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Turning big ships? Panasonic tough technology is up to the task

There are few environments which are more punishing than that experienced when working at sea. That’s why Auckland-based Navicom Dynamics prefers Panasonic Toughbooks as an integral component of its precision docking systems, created in New Zealand and used around the world.

Peter Selwyn, Navicom GM, explains what his company does: "We use portable piloting units to put large ships into small places."
Used around the world, the Navicom portable piloting unit consists of a GPS receiver and antenna, with software installed on a notebook PC. Marine pilots board vessels coming into port and assist the captain to dock the ship. Because commercial vessels are enormous and space is limited in port, precision guidance is necessary to ensure the ships are accurately placed to avoid any damage to vessel or docking facilities.
Selwyn explains why Toughbooks are his top choice: "In theory any laptop could do the job; indeed, on occasion, we have supplied our technology in combination with laptops from other manufacturers where customers have requested it."
However, over the course of nearly a decade, he says only Toughbooks have proven their mettle consistently in the most trying of circumstances.

"Salt spray, rain, fog, bright sunshine, baking heat or freezing cold - when a ship is in harbour, regardless of the weather, it has to be docked. The pilot climbs on to the bridge of the ship, places his Navicom GPS receiver and antenna on a suitable location, and goes to work; where ever the pilot goes, the laptop goes with him." Only Toughbooks have consistently met the widest range of circumstances around the world that marine pilots encounter, Selwyn says.

Bright screens, powerful Bluetooth
Aside from ingress protection which keeps sea spray out and the legendary Toughbook casing which handles knocks and bumps, he has special regard for the brightness of the screens. "When working in sunshine, you have to be able to see the data. With most laptops, you can't. The Toughbook CF19 Mk 5, with a 6000 NIT screen, is probably the best we've ever seen."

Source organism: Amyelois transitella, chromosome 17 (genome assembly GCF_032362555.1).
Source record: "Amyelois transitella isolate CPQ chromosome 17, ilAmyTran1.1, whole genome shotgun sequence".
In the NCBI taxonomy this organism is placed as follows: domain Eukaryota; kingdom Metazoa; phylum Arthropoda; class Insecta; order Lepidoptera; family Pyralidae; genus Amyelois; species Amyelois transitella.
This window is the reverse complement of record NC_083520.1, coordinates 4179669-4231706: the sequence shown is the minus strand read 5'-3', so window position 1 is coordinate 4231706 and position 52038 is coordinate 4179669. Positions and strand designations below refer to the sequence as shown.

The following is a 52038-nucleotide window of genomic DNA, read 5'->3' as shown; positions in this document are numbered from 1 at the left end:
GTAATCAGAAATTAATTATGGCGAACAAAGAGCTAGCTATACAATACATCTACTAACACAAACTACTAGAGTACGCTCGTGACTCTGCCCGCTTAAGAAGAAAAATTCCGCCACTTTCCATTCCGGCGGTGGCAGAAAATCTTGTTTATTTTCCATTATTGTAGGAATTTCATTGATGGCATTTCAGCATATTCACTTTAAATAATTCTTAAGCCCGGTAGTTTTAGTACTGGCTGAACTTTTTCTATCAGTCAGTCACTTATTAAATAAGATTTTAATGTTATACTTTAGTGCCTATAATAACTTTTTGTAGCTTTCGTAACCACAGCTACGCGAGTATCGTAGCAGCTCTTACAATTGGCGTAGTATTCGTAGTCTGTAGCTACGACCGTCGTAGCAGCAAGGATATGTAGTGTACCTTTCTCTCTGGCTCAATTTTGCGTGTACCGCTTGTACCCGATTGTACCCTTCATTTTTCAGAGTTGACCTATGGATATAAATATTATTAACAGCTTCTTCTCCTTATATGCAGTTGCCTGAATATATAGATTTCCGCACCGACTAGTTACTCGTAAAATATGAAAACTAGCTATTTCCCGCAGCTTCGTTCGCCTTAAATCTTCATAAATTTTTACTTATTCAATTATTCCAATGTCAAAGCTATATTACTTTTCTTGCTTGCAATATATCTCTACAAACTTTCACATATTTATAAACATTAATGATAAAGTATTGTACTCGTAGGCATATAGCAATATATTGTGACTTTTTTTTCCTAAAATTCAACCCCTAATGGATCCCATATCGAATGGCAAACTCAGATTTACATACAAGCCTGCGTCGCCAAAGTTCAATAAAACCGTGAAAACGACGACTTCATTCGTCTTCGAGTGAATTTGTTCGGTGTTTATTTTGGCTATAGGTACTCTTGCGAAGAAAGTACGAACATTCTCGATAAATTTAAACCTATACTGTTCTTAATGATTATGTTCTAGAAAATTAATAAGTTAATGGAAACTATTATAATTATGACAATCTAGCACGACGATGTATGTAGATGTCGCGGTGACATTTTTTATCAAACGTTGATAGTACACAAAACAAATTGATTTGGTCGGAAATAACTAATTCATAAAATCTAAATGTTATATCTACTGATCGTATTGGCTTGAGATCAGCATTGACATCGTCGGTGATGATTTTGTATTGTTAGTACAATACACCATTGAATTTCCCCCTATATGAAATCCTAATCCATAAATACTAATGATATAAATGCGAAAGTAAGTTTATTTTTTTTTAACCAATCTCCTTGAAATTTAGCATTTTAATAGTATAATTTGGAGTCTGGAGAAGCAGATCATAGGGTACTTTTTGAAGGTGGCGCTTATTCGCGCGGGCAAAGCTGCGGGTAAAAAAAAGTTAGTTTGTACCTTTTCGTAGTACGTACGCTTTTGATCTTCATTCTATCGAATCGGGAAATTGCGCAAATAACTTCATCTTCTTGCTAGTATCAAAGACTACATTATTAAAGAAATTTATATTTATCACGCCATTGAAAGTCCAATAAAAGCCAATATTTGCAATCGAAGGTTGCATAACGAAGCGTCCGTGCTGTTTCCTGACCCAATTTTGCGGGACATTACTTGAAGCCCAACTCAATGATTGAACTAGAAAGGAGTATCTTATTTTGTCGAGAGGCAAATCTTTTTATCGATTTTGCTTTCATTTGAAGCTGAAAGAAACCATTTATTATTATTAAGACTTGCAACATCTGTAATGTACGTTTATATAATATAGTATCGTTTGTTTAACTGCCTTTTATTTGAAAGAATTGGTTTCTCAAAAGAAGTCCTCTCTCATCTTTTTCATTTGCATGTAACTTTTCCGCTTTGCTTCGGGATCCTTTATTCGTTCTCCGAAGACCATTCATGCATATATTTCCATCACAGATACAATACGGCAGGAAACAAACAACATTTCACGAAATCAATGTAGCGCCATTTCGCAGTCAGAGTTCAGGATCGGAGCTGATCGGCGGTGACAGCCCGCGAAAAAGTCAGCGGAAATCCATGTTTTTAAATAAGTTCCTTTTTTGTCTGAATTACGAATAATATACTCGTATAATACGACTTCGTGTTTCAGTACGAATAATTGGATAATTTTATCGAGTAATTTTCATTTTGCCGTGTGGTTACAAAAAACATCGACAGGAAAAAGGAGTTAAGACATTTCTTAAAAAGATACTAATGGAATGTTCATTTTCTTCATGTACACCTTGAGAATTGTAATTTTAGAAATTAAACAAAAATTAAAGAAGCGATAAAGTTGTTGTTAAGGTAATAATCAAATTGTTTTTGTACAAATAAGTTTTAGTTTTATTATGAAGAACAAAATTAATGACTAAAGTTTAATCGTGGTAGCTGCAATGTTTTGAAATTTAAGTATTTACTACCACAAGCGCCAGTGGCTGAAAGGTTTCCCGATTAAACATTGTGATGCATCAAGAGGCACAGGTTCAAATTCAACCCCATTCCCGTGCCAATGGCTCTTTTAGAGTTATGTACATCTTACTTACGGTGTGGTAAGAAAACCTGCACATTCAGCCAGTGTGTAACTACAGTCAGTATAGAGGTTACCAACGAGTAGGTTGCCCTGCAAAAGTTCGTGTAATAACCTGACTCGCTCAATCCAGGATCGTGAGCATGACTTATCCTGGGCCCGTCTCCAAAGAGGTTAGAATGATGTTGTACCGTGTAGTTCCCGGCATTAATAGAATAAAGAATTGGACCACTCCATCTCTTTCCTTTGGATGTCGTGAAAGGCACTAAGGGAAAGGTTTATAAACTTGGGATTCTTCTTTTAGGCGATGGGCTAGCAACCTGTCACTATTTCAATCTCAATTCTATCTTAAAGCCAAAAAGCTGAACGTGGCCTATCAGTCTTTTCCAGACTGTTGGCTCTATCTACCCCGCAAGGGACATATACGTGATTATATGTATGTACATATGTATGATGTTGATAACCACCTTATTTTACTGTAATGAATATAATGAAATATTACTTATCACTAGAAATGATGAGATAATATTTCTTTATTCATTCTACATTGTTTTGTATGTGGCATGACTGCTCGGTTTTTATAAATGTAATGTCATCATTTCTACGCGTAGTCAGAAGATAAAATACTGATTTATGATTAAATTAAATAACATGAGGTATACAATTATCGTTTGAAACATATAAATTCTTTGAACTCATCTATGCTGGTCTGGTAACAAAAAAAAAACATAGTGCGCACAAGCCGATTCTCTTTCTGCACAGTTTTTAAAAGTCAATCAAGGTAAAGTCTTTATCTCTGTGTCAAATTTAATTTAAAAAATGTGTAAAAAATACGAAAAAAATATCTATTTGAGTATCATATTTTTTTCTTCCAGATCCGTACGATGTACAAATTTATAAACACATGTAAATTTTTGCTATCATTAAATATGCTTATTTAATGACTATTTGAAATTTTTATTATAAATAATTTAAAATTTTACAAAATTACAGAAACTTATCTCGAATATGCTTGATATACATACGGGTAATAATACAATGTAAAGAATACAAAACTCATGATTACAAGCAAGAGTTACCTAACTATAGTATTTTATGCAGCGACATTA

Even at its dimmest setting, Selwyn says it is still visible in sunlight. "The technology that Panasonic has put into the screen means the sunlight actually enhances visibility," he adds.
He also points to the Bluetooth technology in Toughbooks: "Not many people consider that there are two types of Bluetooth - one is more powerful with a far greater range. A machine designed to operate outdoors and in unusual circumstances undoubtedly needs the stronger Bluetooth; that's an example of the level of detail Panasonic has gone into to deliver suitable solutions for outdoor computing."
Comworth product manager Rachel McBeth says only Toughbook offers solutions to suit any computing circumstances. "Whether on the ocean, in the bush or underground operations, Panasonic has designed mobile computing solutions capable of reliability and performance in the most demanding environments. Attention to detail means every component is scrutinized and optimized for reliability in conditions which are very different from those in which standard laptops are used."

Fully rugged, semi-rugged, tablet or laptop: A full range of solutions
The availability of a full range of Panasonic ruggedised computers means Navicom is able to meet the many needs of pilots around the world. "Marine pilots are individuals who have diverse requirements. Some don't want to carry a heavier machine;  fully-rugged devices do have some mass. For them, there are Toughbook tablets which are quite up to the task. Others might not want to invest in the price of a fully-rugged machine, so there are lower-priced semi-rugged machines available," he says.
However, Selwyn is adamant that his top recommendation is always the CF19.

"Not only is this machine virtually bulletproof, but it also converts to a tablet, offering the best of both worlds. And the CF19s can handle everything  the marine environment throws at them."

With well over 100 Toughbooks supplied to Navicom clients around the world, Selwyn says he has only ever had two failures. "One was crushed between a ship and a tug; however, even though it was irreparably damaged, we were still able to retrieve the hard drive and all the information on it." The other was something of a 'man overboard' situation and was drowned.
"To put it in perspective, I've met the Comworth service manager a few times, but hardly ever had to send him any work.  In terms of things going wrong, that's something I could count on the fingers of one hand and I'd even struggle to do that," Selwyn concludes.